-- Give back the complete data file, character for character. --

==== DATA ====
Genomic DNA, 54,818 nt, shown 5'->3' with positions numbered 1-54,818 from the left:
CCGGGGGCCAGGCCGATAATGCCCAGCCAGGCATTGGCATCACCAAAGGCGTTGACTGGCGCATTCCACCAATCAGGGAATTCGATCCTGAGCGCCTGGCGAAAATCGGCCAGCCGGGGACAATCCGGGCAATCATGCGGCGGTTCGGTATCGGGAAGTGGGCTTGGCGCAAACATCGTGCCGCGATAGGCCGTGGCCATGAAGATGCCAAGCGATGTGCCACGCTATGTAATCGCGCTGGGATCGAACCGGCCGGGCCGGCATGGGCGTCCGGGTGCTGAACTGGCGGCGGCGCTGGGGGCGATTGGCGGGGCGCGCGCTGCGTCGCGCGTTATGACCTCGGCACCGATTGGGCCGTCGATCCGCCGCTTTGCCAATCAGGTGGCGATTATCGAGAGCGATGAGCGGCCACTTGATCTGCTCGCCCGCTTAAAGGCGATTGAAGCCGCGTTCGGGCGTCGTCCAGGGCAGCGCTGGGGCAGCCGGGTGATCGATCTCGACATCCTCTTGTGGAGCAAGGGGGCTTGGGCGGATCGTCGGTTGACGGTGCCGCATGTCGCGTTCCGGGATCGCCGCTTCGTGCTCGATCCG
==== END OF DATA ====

Genomic DNA, 54,818 nt, shown 5'->3' with positions numbered 1-54,818 from the left:
CCGGGGGCCAGGCCGATAATGCCCAGCCAGGCATTGGCATCACCAAAGGCGTTGACTGGCGCATTCCACCAATCAGGGAATTCGATCCTGAGCGCCTGGCGAAAATCGGCCAGCCGGGGACAATCCGGGCAATCATGCGGCGGTTCGGTATCGGGAAGTGGGCTTGGCGCAAACATCGTGCCGCGATAGGCCGTGGCCATGAAGATGCCAAGCGATGTGCCACGCTATGTAATCGCGCTGGGATCGAACCGGCCGGGCCGGCATGGGCGTCCGGGTGCTGAACTGGCGGCGGCGCTGGGGGCGATTGGCGGGGCGCGCGCTGCGTCGCGCGTTATGACCTCGGCACCGATTGGGCCGTCGATCCGCCGCTTTGCCAATCAGGTGGCGATTATCGAGAGCGATGAGCGGCCACTTGATCTGCTCGCCCGCTTAAAGGCGATTGAAGCCGCGTTCGGGCGTCGTCCAGGGCAGCGCTGGGGCAGCCGGGTGATCGATCTCGACATCCTCTTGTGGAGCAAGGGGGCTTGGGCGGATCGTCGGTTGACGGTGCCGCATGTCGCGTTCCGGGATCGCCGCTTCGTGCTCGATCCG